Football: Northwestern offense looks to establish balance in upcoming contest against Southern Illinois


Angeli Mittal/Daily Northwestern

Senior receiver Donny Navarro III gets up after a touchdown catch against Duke. Navarro acknowledged the importance of getting both the rushing and passing attacks going.

Lawrence Price, Audio Editor

Boasting both talent and continuity, the Northwestern running back room entered the 2022 season as a clear strength for the team.

The Cats’ (1-1, 1-0 Big Ten) rushing group boasts two captains in running backs graduate student Andrew Clair and junior Evan Hull — an All-Big Ten honorable mention after rushing for more than 1,000 yards last season. Alongside promising sophomore Anthony Tyus III, the group added back junior Cam Porter, a Phil Steele preseason All-Big Ten fourth team nominee and Doak Walker Award Watch List candidate in 2021 before his season-ending injury. With so much talent, the group’s strong outlook was unquestionable.

However, after only picking up 49 yards on the ground against Duke (2-0, 1-0 ACC) in the first half, and its upcoming opponent Southern Illinois (0-2, 0-0 MVC) giving up only 58 during its last contest, NU’s offensive strength is being put to the test. 

“We’re built to run the ball,” coach Pat Fitzgerald said. “Credit Duke, they’ve got really good players up front in their front seven, they’ve done a nice job.”

After running all over Nebraska with 214 yards on the ground in their season opener, NU’s run game looked smooth. However, Duke quickly stifled its momentum — the longest run the Cats had in the first quarter was 10 yards, which Hull accomplished on the first play of the game.

By the end of the first 15 minutes, NU was already down 14-0, and the Blue Devils were threatening to reach the end zone too, sitting at the Cats’ five-yard line. NU had to pivot from its original offensive game plan and look to passing as the main strategy to get back into the game. 

This led to junior quarterback Ryan Hilinski throwing 60 passes in the contest.

“It’s probably a different discussion if we aren’t down three scores,” Fitzgerald said. “I thought we came in with a really good plan, we just had a lot of one-man breakdowns.”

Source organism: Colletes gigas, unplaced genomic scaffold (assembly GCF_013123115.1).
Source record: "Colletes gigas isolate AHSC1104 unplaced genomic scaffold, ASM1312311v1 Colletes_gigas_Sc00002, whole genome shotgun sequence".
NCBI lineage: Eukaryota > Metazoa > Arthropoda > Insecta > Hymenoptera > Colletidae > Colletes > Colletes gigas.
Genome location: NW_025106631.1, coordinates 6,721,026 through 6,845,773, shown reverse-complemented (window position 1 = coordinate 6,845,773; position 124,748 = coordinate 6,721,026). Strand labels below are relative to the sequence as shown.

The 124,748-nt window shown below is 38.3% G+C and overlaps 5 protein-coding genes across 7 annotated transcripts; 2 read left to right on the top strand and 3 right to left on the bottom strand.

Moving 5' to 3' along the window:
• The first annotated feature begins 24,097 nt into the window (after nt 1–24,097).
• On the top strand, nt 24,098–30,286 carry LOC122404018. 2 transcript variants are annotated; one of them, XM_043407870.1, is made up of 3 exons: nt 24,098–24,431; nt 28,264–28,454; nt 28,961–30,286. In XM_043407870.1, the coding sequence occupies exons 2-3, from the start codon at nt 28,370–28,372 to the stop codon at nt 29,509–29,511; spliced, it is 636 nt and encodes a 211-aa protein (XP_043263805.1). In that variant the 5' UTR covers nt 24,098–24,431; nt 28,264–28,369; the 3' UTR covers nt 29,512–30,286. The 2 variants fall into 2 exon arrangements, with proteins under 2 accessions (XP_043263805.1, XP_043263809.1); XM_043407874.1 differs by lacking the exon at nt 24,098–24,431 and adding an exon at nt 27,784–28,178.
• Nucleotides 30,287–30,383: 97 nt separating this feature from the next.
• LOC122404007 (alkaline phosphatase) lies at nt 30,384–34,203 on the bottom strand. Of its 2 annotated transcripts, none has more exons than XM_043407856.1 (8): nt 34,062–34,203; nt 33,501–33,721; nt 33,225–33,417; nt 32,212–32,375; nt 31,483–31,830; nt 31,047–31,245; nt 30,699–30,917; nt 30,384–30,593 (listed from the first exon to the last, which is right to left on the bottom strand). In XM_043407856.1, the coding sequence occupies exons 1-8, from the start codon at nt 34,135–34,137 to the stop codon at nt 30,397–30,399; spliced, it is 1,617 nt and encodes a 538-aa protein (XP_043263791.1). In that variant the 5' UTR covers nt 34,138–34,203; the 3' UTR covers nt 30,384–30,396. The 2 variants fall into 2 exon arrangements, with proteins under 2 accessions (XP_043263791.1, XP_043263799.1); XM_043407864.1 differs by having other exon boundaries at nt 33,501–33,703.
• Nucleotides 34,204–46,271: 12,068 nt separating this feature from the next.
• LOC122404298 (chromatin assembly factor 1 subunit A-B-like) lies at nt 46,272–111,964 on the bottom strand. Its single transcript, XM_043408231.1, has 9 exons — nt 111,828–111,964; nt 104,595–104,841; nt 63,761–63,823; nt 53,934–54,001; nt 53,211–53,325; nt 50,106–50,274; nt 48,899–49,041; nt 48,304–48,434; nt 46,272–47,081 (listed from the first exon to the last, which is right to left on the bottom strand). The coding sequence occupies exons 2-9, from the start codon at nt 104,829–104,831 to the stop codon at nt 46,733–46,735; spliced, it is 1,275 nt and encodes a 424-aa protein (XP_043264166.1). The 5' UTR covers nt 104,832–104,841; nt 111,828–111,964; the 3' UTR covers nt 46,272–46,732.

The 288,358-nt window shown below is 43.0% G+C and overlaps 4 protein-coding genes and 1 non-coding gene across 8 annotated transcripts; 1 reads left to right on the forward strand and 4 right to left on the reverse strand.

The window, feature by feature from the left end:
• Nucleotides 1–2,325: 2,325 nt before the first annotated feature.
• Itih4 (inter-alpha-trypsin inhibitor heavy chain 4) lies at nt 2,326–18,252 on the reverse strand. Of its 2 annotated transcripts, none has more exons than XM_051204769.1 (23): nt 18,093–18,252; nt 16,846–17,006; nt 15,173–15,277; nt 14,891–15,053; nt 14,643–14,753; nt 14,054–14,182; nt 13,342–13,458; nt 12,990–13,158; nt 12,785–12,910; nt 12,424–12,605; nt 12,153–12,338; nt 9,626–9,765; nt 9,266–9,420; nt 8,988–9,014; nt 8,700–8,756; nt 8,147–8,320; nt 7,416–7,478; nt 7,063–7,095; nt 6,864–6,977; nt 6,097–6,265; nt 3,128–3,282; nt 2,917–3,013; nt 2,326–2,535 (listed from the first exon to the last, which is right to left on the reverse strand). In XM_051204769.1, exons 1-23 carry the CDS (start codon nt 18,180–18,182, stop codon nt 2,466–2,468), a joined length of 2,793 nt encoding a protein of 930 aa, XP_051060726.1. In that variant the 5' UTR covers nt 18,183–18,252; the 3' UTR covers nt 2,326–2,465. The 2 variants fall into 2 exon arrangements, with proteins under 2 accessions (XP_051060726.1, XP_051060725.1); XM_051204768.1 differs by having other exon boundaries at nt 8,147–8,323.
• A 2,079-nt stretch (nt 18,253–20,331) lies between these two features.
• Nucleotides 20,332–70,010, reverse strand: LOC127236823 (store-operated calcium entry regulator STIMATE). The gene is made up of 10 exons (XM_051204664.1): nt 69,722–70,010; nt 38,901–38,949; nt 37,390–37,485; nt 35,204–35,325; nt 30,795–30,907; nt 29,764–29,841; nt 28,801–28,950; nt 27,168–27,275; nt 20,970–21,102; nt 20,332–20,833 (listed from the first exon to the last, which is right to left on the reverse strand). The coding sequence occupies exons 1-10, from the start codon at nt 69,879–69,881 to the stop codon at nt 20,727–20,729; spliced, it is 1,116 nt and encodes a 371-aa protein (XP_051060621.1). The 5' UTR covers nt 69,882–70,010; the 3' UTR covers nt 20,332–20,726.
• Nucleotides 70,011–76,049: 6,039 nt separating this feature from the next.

Fitzgerald emphasized that the offense’s goal is to be balanced between the pass and run games, but the team had to scratch this plan of attack due to its 21-point deficit early in the second quarter. In comparison to NU’s game against the Cornhuskers, both Hull and Porter saw a decline in rushing attempts.

Although both Hull, who led the team in receiving yards, and Clair emerged as targets in the receiving game, largely through screen passes, Duke’s ability to take away NU’s rushing attack and score so many points early on limited the Cats options.

Both graduate wideout Donny Navarro III and junior tight end Thomas Gordon reiterated Fitzgerald’s statement about balance and how it affects the receiving game.

“The run game helps a lot in the pass game when you get that going,” Gordon said. “A lot of our offense is a power run and the play action is a huge part of our offense, so when we don’t run the ball as well as we can, that kind of hurts our play action game.”

Gordon and Navarro III increased their receiving yard totals from the season opener to the Duke game, but said they understood how a successful run game opens more opportunities for the offense as a whole. 

This was clear during NU’s final drive of the contest, as Hilinski threw the ball on every play except for the last, which was Hull’s run up the middle with fewer than 20 seconds left. The running back had an open lane because of Duke’s expectation of a pass play. Even though the game didn’t end the way the Cats wanted it to, the final play represented the importance of keeping a run game going — it makes the offense harder to read.

“I really liked the call (Coach Mike) Bajakian made late in the game,” Fitzgerald said. “I thought the guys executed that really well, unfortunately we ended up about six inches short.”

NU’s upcoming opponent has only given up 78.5 yards per game in its first two contests. Still, it will be important for the Cats to establish their ground game early on.

Hilinski finished the day against the Blue Devils with 435 passing yards and two touchdowns, his most in his college career. However, the help of a strong run game will have a positive effect on the entire offensive attack. 

“When the run game is working then other things are going to pop open,” Navarro III said. “As the game went on, we were able to adjust, we were able to put drives together, whether it was running the football, or whether it was passing it.”

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